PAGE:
Of course, President Trump himself praised China and President Xi’s performance repeatedly as the threat from the virus grew. “China has been working very hard to contain the Coronavirus,” Trump tweeted on January 24. “The United States greatly appreciates their efforts and transparency. It will all work out well. In particular, on behalf of the American People, I want to thank President Xi!” Trump also praised Xi on February 7, saying: “Great discipline is taking place in China, as President Xi strongly leads what will be a very successful operation. We are working closely with China to help!” And on February 18, Trump said: “Look, I know this: President Xi loves the people of China. He loves his country. And he’s doing a very good job with a very, very tough situation.”

So, the WHO and its director, Tedros Adhanom Ghebreyesus, weren’t the only ones who accepted the CCP’s assurances at face value. Don’t get me wrong, the WHO director’s performance deserves significant public scrutiny. He has been especially deferential to the CCP. But he wasn’t the sole, gullible victim of China’s disinformation campaign. And Trump’s decision to blame the WHO is certainly self-serving, as he clearly mishandled the first weeks of the crisis himself.

Still, the U.S. has reasonable concerns about China’s role in the WHO now. The U.S. government already has leverage to mitigate the CCP’s nefarious influence at the WHO, but the Trump administration hasn’t used it. The U.S. is the “single largest contributor to the WHO,” according to a summary by the Kaiser Family Foundation. The U.S. government makes both voluntary and assessed contributions to the WHO each year. These donations totaled $513 million in 2017 alone. But it seems clear that the Trump administration hasn’t been exercising the influence these funds should command.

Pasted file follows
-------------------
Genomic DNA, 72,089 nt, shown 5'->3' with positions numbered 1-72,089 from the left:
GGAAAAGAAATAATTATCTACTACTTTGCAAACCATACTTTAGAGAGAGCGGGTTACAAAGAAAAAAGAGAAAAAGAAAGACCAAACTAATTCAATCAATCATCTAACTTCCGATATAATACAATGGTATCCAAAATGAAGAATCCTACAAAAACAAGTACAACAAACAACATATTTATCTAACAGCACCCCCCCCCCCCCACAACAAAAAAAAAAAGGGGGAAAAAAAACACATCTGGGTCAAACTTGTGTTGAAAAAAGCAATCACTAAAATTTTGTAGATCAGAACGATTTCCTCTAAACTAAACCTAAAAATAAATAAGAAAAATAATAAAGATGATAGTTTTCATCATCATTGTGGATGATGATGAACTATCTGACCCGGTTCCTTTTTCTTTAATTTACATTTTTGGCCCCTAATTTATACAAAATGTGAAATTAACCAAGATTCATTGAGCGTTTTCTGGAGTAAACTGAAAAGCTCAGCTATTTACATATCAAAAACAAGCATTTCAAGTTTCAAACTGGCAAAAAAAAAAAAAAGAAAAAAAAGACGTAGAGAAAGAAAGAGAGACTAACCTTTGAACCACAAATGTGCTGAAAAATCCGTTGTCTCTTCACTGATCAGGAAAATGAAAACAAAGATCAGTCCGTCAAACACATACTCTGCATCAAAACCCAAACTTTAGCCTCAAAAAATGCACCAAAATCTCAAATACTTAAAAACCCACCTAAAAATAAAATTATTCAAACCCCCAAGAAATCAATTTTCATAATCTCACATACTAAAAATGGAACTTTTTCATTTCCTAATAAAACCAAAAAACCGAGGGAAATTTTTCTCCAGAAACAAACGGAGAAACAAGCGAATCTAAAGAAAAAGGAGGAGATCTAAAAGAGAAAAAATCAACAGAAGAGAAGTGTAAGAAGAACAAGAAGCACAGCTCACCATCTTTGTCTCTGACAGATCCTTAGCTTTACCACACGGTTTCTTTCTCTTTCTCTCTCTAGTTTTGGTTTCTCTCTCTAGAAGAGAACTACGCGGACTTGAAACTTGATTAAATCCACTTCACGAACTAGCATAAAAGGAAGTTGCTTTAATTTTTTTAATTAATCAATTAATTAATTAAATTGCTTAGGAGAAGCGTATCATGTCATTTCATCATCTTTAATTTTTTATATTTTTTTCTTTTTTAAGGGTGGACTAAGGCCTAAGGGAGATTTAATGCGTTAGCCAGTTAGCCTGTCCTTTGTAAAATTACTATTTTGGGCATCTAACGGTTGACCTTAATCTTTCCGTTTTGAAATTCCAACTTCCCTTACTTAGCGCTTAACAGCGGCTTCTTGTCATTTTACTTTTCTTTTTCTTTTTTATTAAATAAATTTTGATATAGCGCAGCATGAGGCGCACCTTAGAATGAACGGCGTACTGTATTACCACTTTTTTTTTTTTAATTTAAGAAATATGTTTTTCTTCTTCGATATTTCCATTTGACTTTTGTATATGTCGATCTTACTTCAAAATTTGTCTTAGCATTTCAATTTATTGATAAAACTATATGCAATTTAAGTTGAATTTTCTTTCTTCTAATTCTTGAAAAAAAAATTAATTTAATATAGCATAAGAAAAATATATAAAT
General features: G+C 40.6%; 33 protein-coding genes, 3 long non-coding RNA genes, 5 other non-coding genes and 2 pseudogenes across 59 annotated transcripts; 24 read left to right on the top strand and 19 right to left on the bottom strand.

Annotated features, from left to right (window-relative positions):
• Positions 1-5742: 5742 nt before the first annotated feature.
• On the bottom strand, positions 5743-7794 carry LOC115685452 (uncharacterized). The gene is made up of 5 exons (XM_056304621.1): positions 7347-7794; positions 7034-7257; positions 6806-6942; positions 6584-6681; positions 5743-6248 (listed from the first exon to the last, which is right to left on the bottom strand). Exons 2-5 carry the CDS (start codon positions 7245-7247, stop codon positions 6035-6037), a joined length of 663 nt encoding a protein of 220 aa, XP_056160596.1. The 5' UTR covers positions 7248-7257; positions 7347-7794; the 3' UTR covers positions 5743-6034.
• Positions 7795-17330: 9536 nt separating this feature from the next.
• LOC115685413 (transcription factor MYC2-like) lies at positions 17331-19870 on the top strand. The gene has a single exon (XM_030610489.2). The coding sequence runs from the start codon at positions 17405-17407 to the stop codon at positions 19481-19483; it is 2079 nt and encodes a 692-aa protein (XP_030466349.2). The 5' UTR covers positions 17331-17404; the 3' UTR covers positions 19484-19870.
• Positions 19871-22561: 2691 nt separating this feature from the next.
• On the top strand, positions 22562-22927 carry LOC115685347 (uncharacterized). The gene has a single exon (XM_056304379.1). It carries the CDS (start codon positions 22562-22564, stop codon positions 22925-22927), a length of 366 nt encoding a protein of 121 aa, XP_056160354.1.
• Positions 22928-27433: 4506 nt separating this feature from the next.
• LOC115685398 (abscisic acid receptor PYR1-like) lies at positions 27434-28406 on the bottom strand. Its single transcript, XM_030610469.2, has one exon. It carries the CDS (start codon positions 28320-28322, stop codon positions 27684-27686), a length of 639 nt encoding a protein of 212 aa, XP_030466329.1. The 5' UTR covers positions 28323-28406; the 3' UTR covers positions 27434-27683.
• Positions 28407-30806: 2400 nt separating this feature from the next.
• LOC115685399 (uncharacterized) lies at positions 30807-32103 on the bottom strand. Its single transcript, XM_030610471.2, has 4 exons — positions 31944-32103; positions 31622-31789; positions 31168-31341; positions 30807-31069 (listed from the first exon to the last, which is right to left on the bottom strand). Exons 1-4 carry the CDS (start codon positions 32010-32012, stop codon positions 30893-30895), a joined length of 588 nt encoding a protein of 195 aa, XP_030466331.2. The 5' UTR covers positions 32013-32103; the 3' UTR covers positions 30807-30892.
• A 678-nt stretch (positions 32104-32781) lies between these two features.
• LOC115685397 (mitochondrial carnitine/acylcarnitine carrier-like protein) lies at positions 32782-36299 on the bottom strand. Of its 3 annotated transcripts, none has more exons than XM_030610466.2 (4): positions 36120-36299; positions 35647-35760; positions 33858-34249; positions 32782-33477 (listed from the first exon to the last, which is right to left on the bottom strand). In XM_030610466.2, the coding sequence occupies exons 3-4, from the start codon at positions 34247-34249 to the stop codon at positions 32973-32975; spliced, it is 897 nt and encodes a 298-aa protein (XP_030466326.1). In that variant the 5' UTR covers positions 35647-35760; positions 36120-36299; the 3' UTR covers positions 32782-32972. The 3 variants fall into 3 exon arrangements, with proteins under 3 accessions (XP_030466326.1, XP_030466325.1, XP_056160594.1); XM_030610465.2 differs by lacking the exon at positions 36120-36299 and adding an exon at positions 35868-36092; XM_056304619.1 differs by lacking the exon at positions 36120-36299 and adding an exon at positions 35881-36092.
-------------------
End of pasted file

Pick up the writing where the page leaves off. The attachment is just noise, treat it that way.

The WHO’s board consists of 34 members representing nations around the globe—from smaller countries to powerhouses such as China. The WHO’s website shows that 33 of these seats are filled. The sole vacancy? America’s chair. The entry for the United States of America from 2018 onward says only that the named representative is “To be communicated.” The Kingdom of Eswatini in Southern Africa, with an estimated population of just more than 1 million people, has successfully filled its chair during the Trump years. It wasn’t until mid-March 2020—in the middle of the coronavirus pandemic—that President Trump nominated Brett Giroir, a senior official at the Department for Health and Human Services (HHS), to serve on the WHO’s board. Why did it take so long? That’s not entirely clear. But at the very least, the long vacancy suggests that the Trump administration felt little to no urgency in the matter—that is, until the coronavirus pandemic swept the globe.